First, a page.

Monday 14 September 2015

Competition Entries
This week, I have been working on a few short stories ready to submit to competitions before I leave on my holidays next week. I've re-worked, edited, changed word order, then changed it back again in some cases and generally polished the writing to make it the best I possibly can. I've read the stories out loud and spotted words left out, checked the rules and noted who the judges are. At last came the moment when the stories and cover sheets went into the respective envelopes along with the cheques for the appropriate entry fees and I dropped them into the post box. Others I submitted on-line with fees paid via PayPal. I can now forget about them and wait. 

Here is another reminder that there is still time to enter The Alfie Dog Fiction International Short Story Competition. The closing date is 30th September and there two great prizes: 

1st Prize:

£200 AND Publication of a short story collection of 35,000 – 40,000 words with editorial support for completion

2nd Prize:

full critique of stories to a total maximum word count of 10,000 words

Entry fees are the download of 5 short stories (different authors) so it has the added benefit of generating royalties for other authors. Stories are submitted online. Please click here for full details, Competition rules and entry form.

For those of you who still haven't entered, this is what Editor, Rosemary Kind, said in her review of last year's competition which you may find helpful:

'In the initial stages every story was assessed looking for how well they met key points. These included in no particular order: the title, opening, story arc, ending, the depth of the characters, speech, layout, emotion, originality, grammar etc, readability and reader satisfaction. Each story was scored in all of these areas.
While scoring them makes it sound like an objective process, clearly what constitutes a good opening is a subjective matter. You may also think there are some obvious things missing, such as whether the story was written from the right point of view and whether the writer had handled things such as point of view effectively, but the consideration of these came within the heading of reader satisfaction.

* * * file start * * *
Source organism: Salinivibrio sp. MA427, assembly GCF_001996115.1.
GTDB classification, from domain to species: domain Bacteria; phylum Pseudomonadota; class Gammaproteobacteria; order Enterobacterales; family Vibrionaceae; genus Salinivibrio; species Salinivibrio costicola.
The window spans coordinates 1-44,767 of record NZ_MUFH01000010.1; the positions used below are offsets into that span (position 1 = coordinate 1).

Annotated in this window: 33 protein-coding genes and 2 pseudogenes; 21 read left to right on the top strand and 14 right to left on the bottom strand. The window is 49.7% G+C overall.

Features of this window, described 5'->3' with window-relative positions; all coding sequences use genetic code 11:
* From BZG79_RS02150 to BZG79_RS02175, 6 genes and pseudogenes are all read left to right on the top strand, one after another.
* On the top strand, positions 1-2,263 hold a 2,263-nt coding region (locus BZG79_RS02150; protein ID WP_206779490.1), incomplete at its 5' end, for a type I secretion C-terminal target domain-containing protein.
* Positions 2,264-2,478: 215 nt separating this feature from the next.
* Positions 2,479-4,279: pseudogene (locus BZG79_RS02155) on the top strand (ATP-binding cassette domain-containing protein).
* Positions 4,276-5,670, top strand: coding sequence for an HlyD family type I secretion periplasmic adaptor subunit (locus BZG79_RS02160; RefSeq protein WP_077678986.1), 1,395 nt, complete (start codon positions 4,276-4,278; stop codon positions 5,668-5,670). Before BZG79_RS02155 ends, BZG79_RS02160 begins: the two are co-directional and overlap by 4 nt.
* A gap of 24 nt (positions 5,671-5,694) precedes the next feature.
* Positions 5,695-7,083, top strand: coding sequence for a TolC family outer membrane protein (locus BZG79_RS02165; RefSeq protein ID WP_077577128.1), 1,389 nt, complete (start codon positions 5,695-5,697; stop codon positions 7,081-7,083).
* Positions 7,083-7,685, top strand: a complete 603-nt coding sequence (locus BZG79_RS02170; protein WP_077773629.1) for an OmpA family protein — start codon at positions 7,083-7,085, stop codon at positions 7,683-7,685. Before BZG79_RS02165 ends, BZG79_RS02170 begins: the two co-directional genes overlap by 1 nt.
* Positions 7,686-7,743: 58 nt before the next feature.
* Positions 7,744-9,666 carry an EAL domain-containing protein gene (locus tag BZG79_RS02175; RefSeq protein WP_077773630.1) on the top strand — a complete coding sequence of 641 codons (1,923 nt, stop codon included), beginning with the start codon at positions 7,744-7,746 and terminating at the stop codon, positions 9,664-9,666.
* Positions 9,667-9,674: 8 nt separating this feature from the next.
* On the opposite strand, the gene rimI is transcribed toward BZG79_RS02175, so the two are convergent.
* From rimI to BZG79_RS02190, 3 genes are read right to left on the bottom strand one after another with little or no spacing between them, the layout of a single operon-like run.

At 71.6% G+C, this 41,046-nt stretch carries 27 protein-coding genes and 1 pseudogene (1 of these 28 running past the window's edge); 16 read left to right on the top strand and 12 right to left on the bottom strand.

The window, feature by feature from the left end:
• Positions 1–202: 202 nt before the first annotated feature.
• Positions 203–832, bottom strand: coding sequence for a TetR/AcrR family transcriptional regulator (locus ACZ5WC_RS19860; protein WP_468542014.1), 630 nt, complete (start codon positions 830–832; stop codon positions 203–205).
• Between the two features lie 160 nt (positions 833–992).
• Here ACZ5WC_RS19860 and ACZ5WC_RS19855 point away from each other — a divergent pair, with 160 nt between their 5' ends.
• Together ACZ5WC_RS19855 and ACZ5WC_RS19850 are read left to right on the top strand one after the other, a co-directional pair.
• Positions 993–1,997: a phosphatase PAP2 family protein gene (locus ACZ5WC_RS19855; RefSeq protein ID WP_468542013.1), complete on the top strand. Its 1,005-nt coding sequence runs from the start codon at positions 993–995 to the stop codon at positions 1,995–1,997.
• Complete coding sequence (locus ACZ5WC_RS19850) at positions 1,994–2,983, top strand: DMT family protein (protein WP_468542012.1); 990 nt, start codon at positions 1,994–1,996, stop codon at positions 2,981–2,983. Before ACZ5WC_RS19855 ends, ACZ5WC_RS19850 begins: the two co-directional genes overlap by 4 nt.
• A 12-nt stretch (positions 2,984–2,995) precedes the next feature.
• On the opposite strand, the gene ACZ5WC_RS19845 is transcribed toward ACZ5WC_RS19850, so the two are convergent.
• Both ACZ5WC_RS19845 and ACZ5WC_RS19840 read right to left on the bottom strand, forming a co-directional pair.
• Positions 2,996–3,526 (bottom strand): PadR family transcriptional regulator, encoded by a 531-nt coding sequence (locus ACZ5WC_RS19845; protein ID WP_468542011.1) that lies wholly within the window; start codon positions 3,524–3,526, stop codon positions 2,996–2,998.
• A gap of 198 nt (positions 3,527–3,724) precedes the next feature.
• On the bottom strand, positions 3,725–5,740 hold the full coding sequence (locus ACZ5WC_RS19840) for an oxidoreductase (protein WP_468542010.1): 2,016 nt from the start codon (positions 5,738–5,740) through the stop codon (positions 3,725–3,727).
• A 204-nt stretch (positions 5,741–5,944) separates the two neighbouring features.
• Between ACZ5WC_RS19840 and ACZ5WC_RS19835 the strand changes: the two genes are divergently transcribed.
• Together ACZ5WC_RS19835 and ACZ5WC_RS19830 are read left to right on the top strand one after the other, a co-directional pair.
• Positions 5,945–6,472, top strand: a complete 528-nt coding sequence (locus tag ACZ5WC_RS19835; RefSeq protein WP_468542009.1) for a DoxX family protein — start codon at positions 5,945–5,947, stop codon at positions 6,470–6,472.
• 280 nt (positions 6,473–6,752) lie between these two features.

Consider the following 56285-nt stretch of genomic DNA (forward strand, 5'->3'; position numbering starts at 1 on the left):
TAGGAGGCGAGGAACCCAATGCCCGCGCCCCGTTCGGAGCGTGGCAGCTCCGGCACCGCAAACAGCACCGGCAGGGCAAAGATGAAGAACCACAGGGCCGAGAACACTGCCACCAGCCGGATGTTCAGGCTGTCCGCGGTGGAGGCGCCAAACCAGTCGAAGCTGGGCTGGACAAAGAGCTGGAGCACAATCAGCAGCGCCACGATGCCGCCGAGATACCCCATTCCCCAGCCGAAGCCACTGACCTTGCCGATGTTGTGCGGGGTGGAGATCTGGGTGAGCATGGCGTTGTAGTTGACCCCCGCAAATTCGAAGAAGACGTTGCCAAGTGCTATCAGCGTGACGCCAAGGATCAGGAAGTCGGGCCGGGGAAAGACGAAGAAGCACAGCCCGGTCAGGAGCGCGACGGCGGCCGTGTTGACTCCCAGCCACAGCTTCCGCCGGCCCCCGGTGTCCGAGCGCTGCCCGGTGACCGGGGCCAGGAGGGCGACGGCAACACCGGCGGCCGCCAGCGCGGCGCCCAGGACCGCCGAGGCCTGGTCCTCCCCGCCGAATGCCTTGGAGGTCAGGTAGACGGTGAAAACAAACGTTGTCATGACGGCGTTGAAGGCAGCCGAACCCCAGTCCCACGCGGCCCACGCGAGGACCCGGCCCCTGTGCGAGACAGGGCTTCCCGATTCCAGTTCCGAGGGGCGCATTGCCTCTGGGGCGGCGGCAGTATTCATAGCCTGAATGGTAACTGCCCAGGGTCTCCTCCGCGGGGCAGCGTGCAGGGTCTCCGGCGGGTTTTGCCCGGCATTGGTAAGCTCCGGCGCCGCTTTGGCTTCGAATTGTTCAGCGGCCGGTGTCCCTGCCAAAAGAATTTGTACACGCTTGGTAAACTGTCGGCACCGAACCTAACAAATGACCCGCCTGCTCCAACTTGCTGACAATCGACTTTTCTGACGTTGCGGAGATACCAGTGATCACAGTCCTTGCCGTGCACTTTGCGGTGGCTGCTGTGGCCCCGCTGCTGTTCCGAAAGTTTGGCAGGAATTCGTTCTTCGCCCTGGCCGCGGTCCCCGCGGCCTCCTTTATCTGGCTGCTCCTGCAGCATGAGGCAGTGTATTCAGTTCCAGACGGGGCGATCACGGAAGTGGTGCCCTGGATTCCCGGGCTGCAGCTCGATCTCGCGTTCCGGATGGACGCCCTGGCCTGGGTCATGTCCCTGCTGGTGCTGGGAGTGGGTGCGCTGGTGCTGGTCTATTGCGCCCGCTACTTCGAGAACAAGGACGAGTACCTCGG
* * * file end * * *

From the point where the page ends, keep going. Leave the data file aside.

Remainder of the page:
In later rounds stories were reread with more emphasis on originality, reader satisfaction and emotion and less on the basic components, which by this stage had been established. In purely statistical terms, endings were the weakest area and one many writers would benefit from looking at this aspect more closely. This was followed by the depth of characters and perhaps unsurprisingly openings. In contrast the mechanics of layout and grammar, punctuation, spelling etc were handled very well in almost all entries.
What set the better stories apart, more than anything, was the originality of their story ideas and the high level of reader satisfaction. Ideas were not contrived, but enabled the reader to suspend reality for a few minutes and enter a different world. Their characters were convincing and believable with a greater depth of emotion that touched the reader.'

Good luck to everyone!

Have you judged any writing competitions? Perhaps you'd like to tell us what you think makes a winning story.

Thank you for reading my blog. You may also follow me on Twitter @JanBayLit and on my Jan Baynham Writer Facebook page.


  1. You highly organised woman you. :-) I could do with you in my subs group. We are just restarting the group after a two month break. In fact I sent out the reminder email earlier.
    I've judged one or two competitions, and for me the story has to have a beginning, middle and end, something has to have changed by the end of the story, and I prefer an upbeat story. Far too many are about death and dying.

    1. I'm not usually organised, Maria, and tend to leave things until the last minute but I'm away over the dead line dates for some of the competitions. The main reason though is to concentrate on finishing the novel once I get back. No short story distractions! Thank you for commenting. I like upbeat, too.

  2. When we get to the point of changing things and changing them back I think it's time to send the thing out!

    Yes, I have judged a few competitions. Sticking to the rules helps - no matter how good a story is, it won't win if the organisers have to disqualify it. In one case half the entries broke at least one rule, which meant those who'd followed them all had doubled their chances.

    1. Good advice, Patsy. I've noticed that the rules vary so as you say, it's so important to read them carefully and stick to them. Thanks for your comments.